Fibroblast growth factors (FGFs) are pleiotropic growth factors that control cell proliferation, migration, and differentiation. Herein, we evaluated whether visceral adiposity of mice is accompanied by the alteration of signaling molecules mediated by fibroblast growth factor receptor 1 (FGFR1) induced by using two different male C57BL/6J mice models of obesity namely high-fat diet (HFD)-induced obesity for 12 weeks or mice with genetic deletion of leptin (ob/ob). Both HFD-fed and ob/ob mice exhibited significantly higher messenger RNA (mRNA) levels of FGF1, cyclin D (cycD), transcription factor E2F1, peroxisome proliferator-activated receptor-gamma 2 (PPAR-γ2), CCAAT-enhancer-binding protein alpha (C/EBPα), and adipocyte protein 2 (aP2) genes in their epididymal adipose tissues compared to those of the normal diet (ND)-fed and lean control mice, respectively. In addition, immunoblot analyses of the epididymal adipose tissues revealed that both mice exposed to HFD and ob/ob mice exhibited elevated phosphorylation of FGFR1, extracellular-signal-regulated kinase (ERK), and retinoblastoma (Rb) proteins. These data support the notion that FGF1-mediated signaling represents an important signaling cascade related to adipogenesis, at least partially, among other known signaling pathways. These new findings regarding the molecular mechanisms controlling adipose tissue plasticity provide a novel insight about the functional network with potential therapeutic application against obesity.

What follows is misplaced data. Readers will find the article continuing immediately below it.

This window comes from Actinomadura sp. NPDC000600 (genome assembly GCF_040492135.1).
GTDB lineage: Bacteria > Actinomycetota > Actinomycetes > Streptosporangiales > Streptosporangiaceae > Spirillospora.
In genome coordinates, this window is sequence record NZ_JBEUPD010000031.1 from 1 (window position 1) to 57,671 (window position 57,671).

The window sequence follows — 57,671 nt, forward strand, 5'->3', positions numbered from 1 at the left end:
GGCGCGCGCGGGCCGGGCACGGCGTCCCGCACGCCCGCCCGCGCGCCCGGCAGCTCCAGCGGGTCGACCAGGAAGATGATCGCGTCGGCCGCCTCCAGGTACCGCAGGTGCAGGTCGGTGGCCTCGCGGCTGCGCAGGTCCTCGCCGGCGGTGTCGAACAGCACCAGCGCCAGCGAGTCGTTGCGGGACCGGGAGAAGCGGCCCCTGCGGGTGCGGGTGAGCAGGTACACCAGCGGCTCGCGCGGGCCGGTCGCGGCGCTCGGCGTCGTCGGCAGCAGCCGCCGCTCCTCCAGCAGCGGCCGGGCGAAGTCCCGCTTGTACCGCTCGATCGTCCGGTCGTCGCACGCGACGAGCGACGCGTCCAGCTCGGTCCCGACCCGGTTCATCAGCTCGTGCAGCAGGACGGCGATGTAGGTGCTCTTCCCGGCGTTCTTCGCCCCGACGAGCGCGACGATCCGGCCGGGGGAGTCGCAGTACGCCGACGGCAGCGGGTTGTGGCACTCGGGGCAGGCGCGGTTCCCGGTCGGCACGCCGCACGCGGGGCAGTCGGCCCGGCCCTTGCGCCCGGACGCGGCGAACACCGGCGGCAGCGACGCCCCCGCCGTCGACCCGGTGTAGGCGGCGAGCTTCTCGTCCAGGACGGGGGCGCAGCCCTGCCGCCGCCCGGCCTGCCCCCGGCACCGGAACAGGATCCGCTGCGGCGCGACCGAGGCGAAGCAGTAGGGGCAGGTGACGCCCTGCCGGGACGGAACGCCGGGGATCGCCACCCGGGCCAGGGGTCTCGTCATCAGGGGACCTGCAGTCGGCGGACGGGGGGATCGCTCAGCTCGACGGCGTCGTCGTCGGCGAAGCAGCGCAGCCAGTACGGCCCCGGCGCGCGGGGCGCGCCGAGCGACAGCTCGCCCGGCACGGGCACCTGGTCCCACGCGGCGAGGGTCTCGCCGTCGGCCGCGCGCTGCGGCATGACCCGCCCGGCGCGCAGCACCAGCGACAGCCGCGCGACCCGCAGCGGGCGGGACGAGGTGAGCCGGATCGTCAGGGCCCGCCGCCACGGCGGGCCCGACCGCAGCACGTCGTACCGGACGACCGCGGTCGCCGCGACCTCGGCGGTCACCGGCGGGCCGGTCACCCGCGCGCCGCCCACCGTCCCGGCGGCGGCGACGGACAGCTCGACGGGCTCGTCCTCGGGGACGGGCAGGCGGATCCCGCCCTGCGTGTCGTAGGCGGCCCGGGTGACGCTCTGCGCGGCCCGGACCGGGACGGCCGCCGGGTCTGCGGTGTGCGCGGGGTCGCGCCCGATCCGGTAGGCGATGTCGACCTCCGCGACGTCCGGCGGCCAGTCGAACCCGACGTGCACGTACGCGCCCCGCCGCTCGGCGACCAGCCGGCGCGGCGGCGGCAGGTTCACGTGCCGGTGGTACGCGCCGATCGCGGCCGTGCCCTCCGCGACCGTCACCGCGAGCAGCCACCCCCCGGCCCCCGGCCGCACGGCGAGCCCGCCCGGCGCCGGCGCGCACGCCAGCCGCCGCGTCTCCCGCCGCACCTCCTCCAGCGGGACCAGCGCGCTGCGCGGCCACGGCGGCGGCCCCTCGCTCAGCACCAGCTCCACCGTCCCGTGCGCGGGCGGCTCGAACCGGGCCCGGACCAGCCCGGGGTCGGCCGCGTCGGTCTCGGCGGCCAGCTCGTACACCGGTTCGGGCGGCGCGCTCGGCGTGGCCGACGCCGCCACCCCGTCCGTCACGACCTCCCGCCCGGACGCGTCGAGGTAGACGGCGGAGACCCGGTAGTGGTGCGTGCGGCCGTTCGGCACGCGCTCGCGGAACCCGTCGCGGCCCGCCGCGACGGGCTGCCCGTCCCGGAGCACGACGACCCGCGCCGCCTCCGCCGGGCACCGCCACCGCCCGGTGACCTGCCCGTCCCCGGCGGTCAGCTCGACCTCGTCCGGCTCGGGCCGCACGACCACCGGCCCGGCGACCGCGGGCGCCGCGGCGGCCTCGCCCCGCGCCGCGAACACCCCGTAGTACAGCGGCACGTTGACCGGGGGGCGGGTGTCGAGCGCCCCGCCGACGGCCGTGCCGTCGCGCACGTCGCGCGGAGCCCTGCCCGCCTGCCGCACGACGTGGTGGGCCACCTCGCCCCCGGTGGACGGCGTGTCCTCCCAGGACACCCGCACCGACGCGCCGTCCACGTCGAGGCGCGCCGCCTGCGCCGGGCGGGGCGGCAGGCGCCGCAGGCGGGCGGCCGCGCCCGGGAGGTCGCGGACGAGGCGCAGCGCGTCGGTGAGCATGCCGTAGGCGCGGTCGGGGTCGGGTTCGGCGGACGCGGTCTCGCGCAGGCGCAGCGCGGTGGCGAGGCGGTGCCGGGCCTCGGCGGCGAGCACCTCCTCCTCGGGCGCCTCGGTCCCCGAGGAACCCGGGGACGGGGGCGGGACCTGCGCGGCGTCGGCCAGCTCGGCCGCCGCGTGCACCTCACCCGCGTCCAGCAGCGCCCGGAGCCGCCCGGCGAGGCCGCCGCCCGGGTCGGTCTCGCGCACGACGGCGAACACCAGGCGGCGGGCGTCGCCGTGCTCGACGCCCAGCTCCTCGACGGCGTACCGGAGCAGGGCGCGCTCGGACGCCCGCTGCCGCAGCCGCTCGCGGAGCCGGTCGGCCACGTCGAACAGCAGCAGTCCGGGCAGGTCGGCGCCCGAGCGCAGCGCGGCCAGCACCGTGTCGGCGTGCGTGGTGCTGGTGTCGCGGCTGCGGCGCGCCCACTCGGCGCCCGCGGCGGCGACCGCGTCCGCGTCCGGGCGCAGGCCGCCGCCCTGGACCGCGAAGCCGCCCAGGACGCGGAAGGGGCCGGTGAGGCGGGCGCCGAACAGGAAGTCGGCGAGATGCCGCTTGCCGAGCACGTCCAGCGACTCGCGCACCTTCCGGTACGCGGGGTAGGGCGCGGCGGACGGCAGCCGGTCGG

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This research was supported by Technology Commercialization Support Program (Program no. 1130373), Ministry of Agriculture, Food and Rural Affairs, and SRC program (Center for Food & Nutritional Genomics: Grant no. 2015R1A5A6001906) of the National Research Foundation of Korea funded by the Ministry of Education, Science, and Technology.
Compliance with ethical standards
All animal experiments were performed humanely according to Korean Food and Drug Administration (KFDA) guidelines. All mouse experiments were approved by the Institutional Animal Care and Use Committee (IACUC) of the Yonsei Laboratory Animal Research Center (YLARC) (Permit no.: 2011-0061). All mice were maintained in the specific pathogen-free facility of the YLARC.
Conflict of interest
The authors declare that they have no competing interests.
Supplementary Table 2Primer sequences used for semi-quantitative RT-PCR analysis. (DOC 37 kb)
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